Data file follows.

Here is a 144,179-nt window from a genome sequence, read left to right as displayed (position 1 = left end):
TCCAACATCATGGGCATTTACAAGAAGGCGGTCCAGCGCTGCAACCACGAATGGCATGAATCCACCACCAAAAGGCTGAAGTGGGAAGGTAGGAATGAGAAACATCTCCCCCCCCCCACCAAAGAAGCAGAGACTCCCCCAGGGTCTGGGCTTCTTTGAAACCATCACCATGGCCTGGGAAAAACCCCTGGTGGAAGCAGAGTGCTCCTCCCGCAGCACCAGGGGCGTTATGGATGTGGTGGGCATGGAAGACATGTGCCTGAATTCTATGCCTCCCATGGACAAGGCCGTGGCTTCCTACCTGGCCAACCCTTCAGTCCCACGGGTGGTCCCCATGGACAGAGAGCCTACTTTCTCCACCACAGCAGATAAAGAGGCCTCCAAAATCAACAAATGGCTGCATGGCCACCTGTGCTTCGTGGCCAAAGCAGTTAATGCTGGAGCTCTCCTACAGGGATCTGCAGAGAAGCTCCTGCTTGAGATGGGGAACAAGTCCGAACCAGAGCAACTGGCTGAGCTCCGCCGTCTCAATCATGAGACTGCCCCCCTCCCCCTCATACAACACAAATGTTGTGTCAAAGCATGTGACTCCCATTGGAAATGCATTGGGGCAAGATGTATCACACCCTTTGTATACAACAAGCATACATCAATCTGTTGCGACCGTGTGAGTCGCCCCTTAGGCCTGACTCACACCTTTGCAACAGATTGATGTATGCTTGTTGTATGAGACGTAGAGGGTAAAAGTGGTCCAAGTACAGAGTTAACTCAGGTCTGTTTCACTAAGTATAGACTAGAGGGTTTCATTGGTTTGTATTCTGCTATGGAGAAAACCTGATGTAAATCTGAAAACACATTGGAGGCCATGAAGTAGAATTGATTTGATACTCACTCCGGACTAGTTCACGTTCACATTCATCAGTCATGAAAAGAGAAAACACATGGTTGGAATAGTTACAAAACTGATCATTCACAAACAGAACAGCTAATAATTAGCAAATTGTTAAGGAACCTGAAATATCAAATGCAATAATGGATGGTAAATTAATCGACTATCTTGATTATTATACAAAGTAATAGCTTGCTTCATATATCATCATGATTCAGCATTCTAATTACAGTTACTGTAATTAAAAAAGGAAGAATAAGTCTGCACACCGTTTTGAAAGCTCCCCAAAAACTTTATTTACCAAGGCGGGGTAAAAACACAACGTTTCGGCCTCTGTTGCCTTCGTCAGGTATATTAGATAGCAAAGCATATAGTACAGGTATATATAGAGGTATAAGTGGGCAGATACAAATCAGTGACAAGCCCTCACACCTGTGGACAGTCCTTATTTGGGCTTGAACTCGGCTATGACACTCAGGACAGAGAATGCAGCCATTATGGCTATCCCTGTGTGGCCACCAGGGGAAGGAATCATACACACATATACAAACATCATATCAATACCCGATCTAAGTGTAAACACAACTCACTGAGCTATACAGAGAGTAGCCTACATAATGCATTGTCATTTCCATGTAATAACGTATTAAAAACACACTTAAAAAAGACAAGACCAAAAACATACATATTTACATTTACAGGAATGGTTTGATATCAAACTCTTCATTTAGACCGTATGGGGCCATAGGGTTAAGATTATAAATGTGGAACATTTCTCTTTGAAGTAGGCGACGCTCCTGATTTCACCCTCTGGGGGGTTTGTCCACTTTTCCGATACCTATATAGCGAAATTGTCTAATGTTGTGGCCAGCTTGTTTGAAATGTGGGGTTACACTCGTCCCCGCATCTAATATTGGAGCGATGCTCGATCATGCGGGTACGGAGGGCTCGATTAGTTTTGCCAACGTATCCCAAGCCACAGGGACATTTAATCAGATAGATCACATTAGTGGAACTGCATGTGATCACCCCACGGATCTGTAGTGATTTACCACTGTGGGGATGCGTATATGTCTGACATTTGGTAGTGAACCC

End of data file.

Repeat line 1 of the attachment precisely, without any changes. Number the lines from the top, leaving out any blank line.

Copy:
Here is a 144,179-nt window from a genome sequence, read left to right as displayed (position 1 = left end):